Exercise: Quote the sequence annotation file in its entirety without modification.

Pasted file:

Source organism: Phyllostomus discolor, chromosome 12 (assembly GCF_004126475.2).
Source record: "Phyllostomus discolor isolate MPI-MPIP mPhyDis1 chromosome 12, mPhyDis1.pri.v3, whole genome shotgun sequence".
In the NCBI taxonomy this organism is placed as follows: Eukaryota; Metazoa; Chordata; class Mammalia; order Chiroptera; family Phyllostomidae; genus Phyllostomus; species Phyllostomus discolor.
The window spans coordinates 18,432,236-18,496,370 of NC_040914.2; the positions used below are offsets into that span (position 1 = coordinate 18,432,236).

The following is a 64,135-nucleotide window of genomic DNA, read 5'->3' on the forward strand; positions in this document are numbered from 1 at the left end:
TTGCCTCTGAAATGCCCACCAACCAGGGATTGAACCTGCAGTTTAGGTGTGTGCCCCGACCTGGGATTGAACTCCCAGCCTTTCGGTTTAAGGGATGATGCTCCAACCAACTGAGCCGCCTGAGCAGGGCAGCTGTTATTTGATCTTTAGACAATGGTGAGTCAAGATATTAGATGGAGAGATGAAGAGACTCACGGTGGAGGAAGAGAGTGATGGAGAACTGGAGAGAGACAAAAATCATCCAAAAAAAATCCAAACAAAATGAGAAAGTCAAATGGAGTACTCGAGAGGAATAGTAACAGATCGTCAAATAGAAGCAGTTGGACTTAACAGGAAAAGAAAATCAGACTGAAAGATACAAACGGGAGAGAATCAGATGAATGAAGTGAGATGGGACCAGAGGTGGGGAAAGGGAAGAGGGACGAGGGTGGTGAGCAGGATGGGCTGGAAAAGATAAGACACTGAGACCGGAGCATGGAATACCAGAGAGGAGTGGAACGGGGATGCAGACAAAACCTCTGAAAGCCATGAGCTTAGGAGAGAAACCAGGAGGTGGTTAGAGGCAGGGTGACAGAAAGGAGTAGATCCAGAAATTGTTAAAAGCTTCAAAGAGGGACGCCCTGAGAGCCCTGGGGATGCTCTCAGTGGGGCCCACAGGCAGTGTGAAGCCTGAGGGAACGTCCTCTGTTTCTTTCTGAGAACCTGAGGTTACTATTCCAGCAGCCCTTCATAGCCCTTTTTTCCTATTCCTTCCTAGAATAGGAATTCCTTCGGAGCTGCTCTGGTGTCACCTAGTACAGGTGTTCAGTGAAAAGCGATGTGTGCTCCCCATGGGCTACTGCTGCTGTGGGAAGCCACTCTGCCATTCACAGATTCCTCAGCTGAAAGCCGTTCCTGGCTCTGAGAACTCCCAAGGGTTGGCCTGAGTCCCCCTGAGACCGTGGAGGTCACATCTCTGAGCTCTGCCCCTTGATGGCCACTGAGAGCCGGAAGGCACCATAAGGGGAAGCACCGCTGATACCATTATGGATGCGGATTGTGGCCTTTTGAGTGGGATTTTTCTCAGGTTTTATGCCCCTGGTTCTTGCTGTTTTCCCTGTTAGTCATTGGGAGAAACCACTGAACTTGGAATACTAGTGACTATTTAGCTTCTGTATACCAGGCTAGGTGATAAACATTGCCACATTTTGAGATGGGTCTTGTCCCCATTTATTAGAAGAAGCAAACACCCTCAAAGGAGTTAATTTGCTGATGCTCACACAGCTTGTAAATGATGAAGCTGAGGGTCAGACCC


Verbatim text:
Source organism: Phyllostomus discolor, chromosome 12 (assembly GCF_004126475.2).
Source record: "Phyllostomus discolor isolate MPI-MPIP mPhyDis1 chromosome 12, mPhyDis1.pri.v3, whole genome shotgun sequence".
In the NCBI taxonomy this organism is placed as follows: Eukaryota; Metazoa; Chordata; class Mammalia; order Chiroptera; family Phyllostomidae; genus Phyllostomus; species Phyllostomus discolor.
The window spans coordinates 18,432,236-18,496,370 of NC_040914.2; the positions used below are offsets into that span (position 1 = coordinate 18,432,236).

The following is a 64,135-nucleotide window of genomic DNA, read 5'->3' on the forward strand; positions in this document are numbered from 1 at the left end:
TTGCCTCTGAAATGCCCACCAACCAGGGATTGAACCTGCAGTTTAGGTGTGTGCCCCGACCTGGGATTGAACTCCCAGCCTTTCGGTTTAAGGGATGATGCTCCAACCAACTGAGCCGCCTGAGCAGGGCAGCTGTTATTTGATCTTTAGACAATGGTGAGTCAAGATATTAGATGGAGAGATGAAGAGACTCACGGTGGAGGAAGAGAGTGATGGAGAACTGGAGAGAGACAAAAATCATCCAAAAAAAATCCAAACAAAATGAGAAAGTCAAATGGAGTACTCGAGAGGAATAGTAACAGATCGTCAAATAGAAGCAGTTGGACTTAACAGGAAAAGAAAATCAGACTGAAAGATACAAACGGGAGAGAATCAGATGAATGAAGTGAGATGGGACCAGAGGTGGGGAAAGGGAAGAGGGACGAGGGTGGTGAGCAGGATGGGCTGGAAAAGATAAGACACTGAGACCGGAGCATGGAATACCAGAGAGGAGTGGAACGGGGATGCAGACAAAACCTCTGAAAGCCATGAGCTTAGGAGAGAAACCAGGAGGTGGTTAGAGGCAGGGTGACAGAAAGGAGTAGATCCAGAAATTGTTAAAAGCTTCAAAGAGGGACGCCCTGAGAGCCCTGGGGATGCTCTCAGTGGGGCCCACAGGCAGTGTGAAGCCTGAGGGAACGTCCTCTGTTTCTTTCTGAGAACCTGAGGTTACTATTCCAGCAGCCCTTCATAGCCCTTTTTTCCTATTCCTTCCTAGAATAGGAATTCCTTCGGAGCTGCTCTGGTGTCACCTAGTACAGGTGTTCAGTGAAAAGCGATGTGTGCTCCCCATGGGCTACTGCTGCTGTGGGAAGCCACTCTGCCATTCACAGATTCCTCAGCTGAAAGCCGTTCCTGGCTCTGAGAACTCCCAAGGGTTGGCCTGAGTCCCCCTGAGACCGTGGAGGTCACATCTCTGAGCTCTGCCCCTTGATGGCCACTGAGAGCCGGAAGGCACCATAAGGGGAAGCACCGCTGATACCATTATGGATGCGGATTGTGGCCTTTTGAGTGGGATTTTTCTCAGGTTTTATGCCCCTGGTTCTTGCTGTTTTCCCTGTTAGTCATTGGGAGAAACCACTGAACTTGGAATACTAGTGACTATTTAGCTTCTGTATACCAGGCTAGGTGATAAACATTGCCACATTTTGAGATGGGTCTTGTCCCCATTTATTAGAAGAAGCAAACACCCTCAAAGGAGTTAATTTGCTGATGCTCACACAGCTTGTAAATGATGAAGCTGAGGGTCAGACCC